ENavi develops a tool to support us in reliably navigating through the upcoming transition of the German energy supply system. The focus is here not only on coping with technical challenges, but also on finding a promising way to deal with sustainability conflicts. The further development of renewable energies at a local level, for example, is frequently confronted with considerable opposition even though it is widely accepted in national surveys. The same applies for the reduction of urban motorized private transport. Armin Bangert [https://www.itas.kit.edu/mitarbeiter_bangert_armin.php] wants to contribute to overcoming such conflicts with his dissertation project in ITAS.
The common strategy to solve sustainability conflicts relies on scientifically supported decisions analyses with a subsequent or – in the case of ENavi – immediate participation of those who are concerned (citizens, companies, NGOs, etc.). One option for action should stand out from this mixture of expert opinions and societal preferences as the most reasonable one in a fair process. However, epistemic and normative uncertainties are virulently carried forward in such solution strategies so that the decisions evolving from the process are often not widely accepted.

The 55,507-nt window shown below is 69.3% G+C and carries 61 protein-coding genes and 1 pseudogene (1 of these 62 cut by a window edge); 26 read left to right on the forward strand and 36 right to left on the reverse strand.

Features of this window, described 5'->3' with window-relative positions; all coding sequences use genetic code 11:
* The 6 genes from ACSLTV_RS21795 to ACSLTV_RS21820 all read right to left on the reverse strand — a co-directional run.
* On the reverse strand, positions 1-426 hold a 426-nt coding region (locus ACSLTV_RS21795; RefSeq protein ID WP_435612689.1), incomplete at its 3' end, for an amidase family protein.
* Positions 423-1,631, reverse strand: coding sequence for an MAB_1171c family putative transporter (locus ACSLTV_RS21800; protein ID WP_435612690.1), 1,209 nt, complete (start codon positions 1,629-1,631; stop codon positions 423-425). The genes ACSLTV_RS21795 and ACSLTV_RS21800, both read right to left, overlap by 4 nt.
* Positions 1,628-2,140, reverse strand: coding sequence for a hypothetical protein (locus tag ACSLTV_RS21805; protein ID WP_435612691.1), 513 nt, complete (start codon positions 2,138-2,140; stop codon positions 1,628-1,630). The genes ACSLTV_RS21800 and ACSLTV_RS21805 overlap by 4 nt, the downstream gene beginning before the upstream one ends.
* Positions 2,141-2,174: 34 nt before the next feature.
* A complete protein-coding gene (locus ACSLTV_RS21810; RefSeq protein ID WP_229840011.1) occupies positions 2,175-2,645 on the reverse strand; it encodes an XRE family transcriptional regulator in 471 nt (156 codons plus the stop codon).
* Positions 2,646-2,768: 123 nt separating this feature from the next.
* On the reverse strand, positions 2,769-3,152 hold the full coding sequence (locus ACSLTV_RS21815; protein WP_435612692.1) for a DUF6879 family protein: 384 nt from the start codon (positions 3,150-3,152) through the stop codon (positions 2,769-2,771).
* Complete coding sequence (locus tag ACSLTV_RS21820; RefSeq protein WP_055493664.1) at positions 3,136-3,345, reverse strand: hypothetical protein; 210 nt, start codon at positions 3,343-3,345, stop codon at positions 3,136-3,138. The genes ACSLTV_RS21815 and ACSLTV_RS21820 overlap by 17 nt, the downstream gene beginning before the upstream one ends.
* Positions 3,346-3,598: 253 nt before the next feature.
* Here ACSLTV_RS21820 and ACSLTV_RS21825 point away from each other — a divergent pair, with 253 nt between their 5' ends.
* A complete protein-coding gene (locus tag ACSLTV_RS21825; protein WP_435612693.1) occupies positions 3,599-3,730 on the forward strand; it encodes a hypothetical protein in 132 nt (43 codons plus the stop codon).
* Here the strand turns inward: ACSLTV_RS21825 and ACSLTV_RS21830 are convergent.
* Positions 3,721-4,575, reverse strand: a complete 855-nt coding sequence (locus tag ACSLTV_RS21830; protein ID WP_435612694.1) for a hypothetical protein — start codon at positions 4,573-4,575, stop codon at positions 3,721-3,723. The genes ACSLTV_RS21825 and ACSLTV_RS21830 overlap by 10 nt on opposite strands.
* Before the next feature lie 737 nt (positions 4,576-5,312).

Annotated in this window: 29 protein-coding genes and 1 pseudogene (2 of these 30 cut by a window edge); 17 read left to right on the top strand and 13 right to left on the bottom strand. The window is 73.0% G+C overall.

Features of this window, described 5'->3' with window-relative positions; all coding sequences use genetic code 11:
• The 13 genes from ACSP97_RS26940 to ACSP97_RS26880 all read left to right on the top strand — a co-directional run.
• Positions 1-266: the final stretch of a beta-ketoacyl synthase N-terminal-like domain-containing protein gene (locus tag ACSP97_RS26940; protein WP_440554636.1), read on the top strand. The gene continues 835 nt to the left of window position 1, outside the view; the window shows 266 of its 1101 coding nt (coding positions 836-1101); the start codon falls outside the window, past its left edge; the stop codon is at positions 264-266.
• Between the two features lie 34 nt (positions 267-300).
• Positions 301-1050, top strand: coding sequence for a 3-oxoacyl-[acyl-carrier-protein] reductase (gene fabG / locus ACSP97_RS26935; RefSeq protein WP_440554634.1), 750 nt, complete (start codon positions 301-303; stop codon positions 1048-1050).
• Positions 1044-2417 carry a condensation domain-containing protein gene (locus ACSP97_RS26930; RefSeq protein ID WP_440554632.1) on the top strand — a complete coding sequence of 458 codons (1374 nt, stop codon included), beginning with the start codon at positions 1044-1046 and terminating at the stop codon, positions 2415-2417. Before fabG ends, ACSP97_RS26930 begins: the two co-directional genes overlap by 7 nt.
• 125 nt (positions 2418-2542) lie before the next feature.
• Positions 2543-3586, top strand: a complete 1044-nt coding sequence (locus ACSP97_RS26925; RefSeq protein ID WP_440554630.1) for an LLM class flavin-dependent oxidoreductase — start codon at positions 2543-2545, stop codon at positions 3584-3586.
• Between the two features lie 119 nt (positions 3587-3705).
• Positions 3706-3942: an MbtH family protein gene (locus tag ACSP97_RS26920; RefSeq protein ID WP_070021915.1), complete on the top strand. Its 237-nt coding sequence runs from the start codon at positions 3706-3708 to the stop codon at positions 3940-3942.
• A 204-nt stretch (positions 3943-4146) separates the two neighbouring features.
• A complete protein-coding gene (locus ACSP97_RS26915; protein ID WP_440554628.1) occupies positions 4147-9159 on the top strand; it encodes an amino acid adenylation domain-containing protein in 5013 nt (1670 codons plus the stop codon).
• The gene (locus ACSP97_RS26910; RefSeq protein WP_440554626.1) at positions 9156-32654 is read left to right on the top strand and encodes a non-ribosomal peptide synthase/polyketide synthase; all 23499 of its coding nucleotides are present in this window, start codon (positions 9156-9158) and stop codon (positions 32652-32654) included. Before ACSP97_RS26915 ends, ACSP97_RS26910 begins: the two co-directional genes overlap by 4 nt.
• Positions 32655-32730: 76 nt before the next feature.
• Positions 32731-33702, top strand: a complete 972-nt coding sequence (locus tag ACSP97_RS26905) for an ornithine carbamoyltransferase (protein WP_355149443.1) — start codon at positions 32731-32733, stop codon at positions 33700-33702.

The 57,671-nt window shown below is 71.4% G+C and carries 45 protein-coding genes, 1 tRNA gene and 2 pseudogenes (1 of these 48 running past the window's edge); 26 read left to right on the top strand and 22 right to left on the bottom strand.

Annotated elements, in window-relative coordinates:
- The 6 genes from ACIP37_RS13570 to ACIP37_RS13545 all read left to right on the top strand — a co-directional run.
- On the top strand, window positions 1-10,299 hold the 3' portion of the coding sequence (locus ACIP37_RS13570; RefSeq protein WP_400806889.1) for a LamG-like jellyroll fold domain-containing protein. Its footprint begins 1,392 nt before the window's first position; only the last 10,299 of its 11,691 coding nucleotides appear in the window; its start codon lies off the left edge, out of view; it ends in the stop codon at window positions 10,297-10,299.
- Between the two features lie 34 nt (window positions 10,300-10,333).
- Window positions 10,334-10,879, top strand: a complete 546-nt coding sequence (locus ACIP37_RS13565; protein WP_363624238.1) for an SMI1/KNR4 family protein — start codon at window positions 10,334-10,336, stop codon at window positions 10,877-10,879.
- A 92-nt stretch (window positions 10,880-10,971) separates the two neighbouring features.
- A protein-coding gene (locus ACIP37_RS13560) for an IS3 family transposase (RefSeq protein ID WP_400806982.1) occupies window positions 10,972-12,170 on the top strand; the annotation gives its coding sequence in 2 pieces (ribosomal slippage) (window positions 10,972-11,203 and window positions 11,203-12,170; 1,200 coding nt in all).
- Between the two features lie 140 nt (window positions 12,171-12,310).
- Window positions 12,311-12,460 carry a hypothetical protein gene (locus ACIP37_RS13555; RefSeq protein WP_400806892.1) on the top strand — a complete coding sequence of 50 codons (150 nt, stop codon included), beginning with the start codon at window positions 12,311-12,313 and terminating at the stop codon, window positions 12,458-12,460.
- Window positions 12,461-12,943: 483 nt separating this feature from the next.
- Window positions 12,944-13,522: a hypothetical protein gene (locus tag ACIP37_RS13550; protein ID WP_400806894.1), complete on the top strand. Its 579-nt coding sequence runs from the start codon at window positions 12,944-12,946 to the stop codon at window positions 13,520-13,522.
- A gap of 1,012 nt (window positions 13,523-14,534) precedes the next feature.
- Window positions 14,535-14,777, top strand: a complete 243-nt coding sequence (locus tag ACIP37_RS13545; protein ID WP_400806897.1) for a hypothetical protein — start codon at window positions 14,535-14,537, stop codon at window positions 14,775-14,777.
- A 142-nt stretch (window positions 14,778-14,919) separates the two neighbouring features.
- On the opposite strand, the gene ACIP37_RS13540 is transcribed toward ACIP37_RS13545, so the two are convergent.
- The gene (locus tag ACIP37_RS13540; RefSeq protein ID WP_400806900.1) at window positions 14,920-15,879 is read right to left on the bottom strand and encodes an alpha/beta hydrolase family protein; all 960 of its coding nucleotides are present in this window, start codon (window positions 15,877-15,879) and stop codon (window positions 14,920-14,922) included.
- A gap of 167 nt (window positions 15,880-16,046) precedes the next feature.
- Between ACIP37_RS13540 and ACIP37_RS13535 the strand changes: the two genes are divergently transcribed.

By retracing core elements of the Aristotle-based ethics of wisdom, Armin Bangert wants to point out the implied problem and direct it towards a promising solution. He aims at nbroadening the stakeholder dialogs held in the context of ENavi by offering a higher tier and generally accepted orientation and thus also encountering relativistic positions in the sustainability debate. (13.12.2017)
- Detailed information on the dissertation project Methodology for dealing with sustainability conflicts
- ITAS ENavi project page
- Information on ENavi at the BMBF project page